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Starting simple, the cheddar is familiar and orange as the hunk of cheese from whence it came. It’s wonderful in that nutty, salty, and savory way. It’s perhaps a bit too safe, but it’s also nice to be reminded that there’s a reason these have been bobbing about since 1962.

I’m surprised and disappointed to find the ketchup tastes much similar to the cheddar cracker, but with a very, very, very, very minuscule hint of canned tomato paste. Some may say the tomato isn’t there at all, but, if you close your eyes and use your imagination, you can taste a tomato-y afterthought at the end. Those looking for the sweet tang of ketchup shall be sad in this tomato effort, but the sprinklies of salt coating each fish help things along. It’s not a bad fishy, but not noticeably different enough from the cheddar to declare its taste as unique.

Now, on to the most curious beast: the burger cracker.

No skipping around the tulips: it’s pretty good. No hints of metal, artificial smoke, or burnt-charcoal. There’s a salty, savory, roasted-portabella edge with a hint of caramelized onion bits found at the bottom of the pan. Sure, it may not be the medium-rare hunk of cow I look for, but it holds its own, and, in that capacity, it goes excellently with the cheddar. The two eaten together may encourage you to shovel up every last crumb of the bag as if you were raised by wolves. Do not be ashamed of being raised by wolves: scoop those crackers down, you wolf-human.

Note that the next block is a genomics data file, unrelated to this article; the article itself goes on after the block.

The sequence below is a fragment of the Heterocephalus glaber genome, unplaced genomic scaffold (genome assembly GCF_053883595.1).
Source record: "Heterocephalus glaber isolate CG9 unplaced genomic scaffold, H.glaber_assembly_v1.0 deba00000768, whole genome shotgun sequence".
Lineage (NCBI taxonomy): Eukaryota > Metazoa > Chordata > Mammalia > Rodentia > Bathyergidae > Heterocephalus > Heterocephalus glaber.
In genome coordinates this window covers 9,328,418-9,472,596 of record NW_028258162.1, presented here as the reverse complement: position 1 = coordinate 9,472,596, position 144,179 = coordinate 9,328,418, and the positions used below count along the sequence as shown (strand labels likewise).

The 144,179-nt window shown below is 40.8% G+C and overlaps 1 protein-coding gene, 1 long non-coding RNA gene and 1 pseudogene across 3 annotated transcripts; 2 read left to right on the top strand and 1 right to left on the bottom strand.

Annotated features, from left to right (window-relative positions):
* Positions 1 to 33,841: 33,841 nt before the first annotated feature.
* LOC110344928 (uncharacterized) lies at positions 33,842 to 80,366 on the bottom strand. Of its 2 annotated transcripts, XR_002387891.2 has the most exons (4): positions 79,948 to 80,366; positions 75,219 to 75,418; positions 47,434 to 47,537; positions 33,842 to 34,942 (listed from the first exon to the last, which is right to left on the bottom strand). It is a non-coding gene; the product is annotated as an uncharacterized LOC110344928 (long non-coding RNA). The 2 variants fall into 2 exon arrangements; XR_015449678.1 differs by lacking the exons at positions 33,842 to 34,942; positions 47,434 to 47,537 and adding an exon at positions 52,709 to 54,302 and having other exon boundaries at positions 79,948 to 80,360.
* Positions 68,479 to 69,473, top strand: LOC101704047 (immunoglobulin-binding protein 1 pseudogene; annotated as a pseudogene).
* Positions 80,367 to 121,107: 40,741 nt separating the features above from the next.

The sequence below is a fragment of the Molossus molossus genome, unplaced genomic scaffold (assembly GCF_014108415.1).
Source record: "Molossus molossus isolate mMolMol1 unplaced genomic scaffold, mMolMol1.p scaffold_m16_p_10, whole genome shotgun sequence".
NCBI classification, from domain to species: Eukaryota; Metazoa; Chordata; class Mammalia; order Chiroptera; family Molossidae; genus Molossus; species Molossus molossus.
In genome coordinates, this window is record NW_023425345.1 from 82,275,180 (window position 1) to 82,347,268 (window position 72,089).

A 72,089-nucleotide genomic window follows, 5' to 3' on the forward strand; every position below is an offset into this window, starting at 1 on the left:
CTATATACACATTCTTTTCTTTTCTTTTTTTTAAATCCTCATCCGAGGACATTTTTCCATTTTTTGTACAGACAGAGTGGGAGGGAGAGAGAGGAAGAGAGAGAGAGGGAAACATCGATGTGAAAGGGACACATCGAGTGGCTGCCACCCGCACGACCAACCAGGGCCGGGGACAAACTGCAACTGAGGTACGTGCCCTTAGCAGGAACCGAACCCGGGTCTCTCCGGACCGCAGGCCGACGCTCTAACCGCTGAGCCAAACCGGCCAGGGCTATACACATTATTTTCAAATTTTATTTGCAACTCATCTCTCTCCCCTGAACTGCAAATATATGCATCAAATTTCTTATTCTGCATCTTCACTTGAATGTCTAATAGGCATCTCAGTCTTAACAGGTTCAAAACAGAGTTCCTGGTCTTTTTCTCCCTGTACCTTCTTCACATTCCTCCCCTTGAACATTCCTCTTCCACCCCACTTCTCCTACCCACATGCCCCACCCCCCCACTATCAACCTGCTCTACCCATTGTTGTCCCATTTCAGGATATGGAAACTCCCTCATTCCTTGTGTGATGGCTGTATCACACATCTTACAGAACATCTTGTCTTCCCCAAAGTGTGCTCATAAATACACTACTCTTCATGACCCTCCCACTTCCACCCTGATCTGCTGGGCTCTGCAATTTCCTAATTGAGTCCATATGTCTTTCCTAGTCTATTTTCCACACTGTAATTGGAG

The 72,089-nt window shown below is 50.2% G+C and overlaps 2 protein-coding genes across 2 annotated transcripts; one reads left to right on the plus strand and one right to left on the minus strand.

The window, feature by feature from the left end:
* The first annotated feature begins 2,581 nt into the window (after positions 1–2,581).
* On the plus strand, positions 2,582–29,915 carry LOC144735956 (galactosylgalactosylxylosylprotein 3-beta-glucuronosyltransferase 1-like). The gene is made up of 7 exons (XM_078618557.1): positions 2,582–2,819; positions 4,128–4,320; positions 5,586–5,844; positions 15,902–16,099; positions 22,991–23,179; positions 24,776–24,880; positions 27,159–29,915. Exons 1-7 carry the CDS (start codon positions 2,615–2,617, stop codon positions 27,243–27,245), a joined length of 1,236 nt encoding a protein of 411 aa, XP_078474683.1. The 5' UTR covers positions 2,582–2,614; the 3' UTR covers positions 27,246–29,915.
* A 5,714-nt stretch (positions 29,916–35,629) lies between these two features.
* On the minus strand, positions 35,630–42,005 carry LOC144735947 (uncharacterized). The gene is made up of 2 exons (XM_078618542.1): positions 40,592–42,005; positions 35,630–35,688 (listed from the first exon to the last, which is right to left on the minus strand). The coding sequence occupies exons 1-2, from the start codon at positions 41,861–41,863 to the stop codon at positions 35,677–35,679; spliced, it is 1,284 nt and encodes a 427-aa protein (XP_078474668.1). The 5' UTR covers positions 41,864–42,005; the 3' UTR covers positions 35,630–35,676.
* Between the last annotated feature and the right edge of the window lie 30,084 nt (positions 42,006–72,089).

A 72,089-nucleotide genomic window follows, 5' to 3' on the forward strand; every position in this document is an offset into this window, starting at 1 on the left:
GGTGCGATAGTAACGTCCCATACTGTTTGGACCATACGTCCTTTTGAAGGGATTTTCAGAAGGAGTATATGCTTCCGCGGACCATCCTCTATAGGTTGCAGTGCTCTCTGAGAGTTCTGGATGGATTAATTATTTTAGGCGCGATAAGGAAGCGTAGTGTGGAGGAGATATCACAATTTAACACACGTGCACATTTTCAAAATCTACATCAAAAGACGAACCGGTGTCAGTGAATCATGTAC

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Maybe it’s the smell of charcoal in the air, but I think I like these. I really do. They’re not spectacular, even a little too safe, but they’re also not putrid.

They’re savory, nutty, cheesy and easy to chomp. It would be exciting to see Pepperidge Farm go further with the idea of the burger: give me some jalapeño, Colby, and mustard-coated Goldfish. Bacon and bleu. Give me all the pickle-flavored fishies you can muster. I shall eat them. Eat them all. If I’m going off the deep end, so be it.

But maybe you will join me? Here? In the deep end? It’s nice. And way fun. And has lots of crackers.

(Nutrition Facts – 56 pieces – 140 calories, 40 calories from fat, 4.5 grams of fat, 0.5 grams of saturated fat, 0 grams of trans fat, 0 milligrams of cholesterol, 210 milligrams of sodium, 21 grams of carbohydrates, less than 1 gram of fiber, 1 gram of sugar, and 3 grams of protein.)

Item: Pepperidge Farm Cheeseburger Goldfish Crackers
Purchased Price: $2.49
Size: 6.3 oz. bag
Purchased at: Morton Williams
Rating: 6 out of 10
Pros: Nutty. Savory. Burger cracker not gross. Cheddar remains unchanged. Brown bits of caramelized onions. Salt sprinklies. Benefits of being raised by wolves. Pogo sticks.
Cons: Ketchup tastes like cheddar. Absence of tang. Can’t order medium rare. No pickles? Trying to set up a tent in gale force winds.